On the 14th of June, the EU celebrated Schengen treaty’s 30 anniversary.
Originally signed in the 1985 by Germany, France and Benelux countries, today the Schengen agreement covers all the EU Member States, except the UK, Ireland, Cyprus, Bulgaria, Romania and Croatia, as well as the Schengen associated countries Iceland, Norway, Switzerland and Liechtenstein.
Considered the greatest achievements of the EU’s integration, the treaty marked the start of the process that abolished internal borders among EU members States and allowed free movement within the so-called Schengen area. Moreover, the Schengen agreement strengthened European external borders, creating common rules and granting cooperation between Members’ States judicial authorities.
Unfortunately, today the name of Schenghen, symbol of open borders in the EU, also coincides with the recent developments in the Mediterranean and the adoption of the European Agenda on Migration, which came as results of the tragedies involving migrants coming from security challenged countries.
Indeed, the “bad” application of the Treaty has been perceived more and more as strictly linked to the immigration problem. Thus, the escalation of the crisis of immigrants arriving in Italy, and the reluctance of the Member States to share the burden, raised attention on its application and the opportunity to review it.
In this context, the standoff of hundreds of African asylum-seekers threatening a hunger strike if they are not admitted to French territory, has opened a new crisis to the France-Italy borders. Indeed, while the Italian President Renzi is asking Europe to do not underestimate the crisis, Austria and France are expelling asylum seekers back on the Italian soil, arguing that, according to the Dublin II Regulation, the country that a person first arrived in is responsible for examining asylum applications.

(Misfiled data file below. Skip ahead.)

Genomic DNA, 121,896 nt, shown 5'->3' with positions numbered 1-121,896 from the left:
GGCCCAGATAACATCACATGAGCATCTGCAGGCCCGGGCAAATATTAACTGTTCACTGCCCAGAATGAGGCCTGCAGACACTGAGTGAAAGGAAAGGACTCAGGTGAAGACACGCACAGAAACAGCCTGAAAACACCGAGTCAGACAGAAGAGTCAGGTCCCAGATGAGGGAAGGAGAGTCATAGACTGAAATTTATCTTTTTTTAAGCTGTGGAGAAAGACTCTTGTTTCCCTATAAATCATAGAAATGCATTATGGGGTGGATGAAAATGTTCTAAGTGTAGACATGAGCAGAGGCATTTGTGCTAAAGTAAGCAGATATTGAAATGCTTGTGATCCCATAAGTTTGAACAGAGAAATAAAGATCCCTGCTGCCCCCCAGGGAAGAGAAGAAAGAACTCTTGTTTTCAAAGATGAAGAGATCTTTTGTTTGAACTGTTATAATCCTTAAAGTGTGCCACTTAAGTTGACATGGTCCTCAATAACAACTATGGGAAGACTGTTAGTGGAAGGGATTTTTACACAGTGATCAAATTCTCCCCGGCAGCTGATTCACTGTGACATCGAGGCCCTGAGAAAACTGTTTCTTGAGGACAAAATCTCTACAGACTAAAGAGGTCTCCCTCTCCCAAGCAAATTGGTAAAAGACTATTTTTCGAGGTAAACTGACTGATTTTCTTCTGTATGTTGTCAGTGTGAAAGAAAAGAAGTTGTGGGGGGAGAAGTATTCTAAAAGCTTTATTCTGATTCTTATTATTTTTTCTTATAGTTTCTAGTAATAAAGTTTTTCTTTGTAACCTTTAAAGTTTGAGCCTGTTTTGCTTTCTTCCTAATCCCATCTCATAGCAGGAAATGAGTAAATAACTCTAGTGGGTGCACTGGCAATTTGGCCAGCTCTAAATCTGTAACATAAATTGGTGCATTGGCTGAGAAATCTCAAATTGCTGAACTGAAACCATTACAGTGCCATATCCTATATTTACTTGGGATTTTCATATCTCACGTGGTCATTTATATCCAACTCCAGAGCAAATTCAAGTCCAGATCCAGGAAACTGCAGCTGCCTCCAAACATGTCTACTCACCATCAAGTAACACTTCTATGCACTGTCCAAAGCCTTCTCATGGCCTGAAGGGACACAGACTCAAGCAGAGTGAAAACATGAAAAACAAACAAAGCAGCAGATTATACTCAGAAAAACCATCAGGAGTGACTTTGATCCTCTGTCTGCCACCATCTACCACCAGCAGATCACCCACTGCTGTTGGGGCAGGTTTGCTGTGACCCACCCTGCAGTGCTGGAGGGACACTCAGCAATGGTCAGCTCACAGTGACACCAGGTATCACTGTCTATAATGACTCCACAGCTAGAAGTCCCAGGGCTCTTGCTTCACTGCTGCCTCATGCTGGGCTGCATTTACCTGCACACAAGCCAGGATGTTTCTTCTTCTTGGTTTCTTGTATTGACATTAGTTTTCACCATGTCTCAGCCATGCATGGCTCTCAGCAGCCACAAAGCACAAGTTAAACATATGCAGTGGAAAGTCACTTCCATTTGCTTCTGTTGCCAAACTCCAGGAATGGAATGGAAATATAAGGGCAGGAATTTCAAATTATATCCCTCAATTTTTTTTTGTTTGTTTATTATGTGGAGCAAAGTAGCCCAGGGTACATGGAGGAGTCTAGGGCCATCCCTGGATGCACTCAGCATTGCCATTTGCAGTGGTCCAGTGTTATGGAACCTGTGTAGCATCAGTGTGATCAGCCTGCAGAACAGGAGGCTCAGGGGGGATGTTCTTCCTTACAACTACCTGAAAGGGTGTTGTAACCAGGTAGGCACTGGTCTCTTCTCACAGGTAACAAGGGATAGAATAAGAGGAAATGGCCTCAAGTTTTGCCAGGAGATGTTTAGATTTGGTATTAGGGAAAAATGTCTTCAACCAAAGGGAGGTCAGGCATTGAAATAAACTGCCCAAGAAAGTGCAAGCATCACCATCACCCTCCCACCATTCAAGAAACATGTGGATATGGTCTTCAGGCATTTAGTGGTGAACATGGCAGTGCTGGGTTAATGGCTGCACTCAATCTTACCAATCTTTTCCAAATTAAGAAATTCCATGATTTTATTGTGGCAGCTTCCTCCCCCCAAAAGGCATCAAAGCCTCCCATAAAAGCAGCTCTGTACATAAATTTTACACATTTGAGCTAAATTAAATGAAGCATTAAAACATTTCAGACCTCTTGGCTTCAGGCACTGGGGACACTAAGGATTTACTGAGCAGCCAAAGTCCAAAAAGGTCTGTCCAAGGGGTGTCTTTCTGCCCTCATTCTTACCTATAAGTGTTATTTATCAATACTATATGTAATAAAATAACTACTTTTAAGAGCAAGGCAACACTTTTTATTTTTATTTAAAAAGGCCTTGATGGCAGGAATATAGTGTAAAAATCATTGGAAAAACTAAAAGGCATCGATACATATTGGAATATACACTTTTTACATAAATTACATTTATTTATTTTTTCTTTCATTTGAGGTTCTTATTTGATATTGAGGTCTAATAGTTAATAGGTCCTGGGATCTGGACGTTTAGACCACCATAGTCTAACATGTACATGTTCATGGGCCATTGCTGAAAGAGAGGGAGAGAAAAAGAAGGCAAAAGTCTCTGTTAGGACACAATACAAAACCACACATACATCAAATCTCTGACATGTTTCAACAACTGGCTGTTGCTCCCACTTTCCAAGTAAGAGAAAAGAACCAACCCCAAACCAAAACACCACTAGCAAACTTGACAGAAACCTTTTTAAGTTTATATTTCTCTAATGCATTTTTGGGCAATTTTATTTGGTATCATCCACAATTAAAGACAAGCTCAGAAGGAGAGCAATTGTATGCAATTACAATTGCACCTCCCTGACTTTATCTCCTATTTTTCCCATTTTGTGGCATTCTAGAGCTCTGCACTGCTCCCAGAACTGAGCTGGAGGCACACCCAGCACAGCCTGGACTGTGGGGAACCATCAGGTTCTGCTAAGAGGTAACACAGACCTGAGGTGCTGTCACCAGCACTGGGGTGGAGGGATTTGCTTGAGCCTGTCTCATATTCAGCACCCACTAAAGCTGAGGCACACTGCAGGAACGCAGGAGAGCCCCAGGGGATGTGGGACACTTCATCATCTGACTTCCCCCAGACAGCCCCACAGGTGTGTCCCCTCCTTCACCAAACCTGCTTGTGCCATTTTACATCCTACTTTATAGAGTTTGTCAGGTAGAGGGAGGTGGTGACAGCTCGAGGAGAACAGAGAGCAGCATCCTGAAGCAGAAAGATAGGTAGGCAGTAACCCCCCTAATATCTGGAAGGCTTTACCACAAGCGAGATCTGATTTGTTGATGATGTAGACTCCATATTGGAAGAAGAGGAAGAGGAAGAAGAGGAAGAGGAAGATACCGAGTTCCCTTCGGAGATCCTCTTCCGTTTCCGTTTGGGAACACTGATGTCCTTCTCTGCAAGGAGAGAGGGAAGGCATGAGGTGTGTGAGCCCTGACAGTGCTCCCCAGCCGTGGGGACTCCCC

Facing this situation, the President Juncker has expressed concerns on taking advantage of the surge of immigrants from the Mediterranean to dismantle the Schengen agreement, which represents the European efforts to build trust between its Members States and, hence, it should be considered as an irreversible achievement of the European Union.
Today, the EU Interior Ministers have discussed Commission’s proposal to redistribute migrants coming from Italy and Greece, in order to negotiate an agreement, but they have only reached a compromise on binding quotas.
Surely, the Conference’s outcome cannot be considered a significant result to address migration’s challenge, but, hopefully, it could represent a first step to build, on the short term, a European solidarity and to reinforce the Schengen cooperation.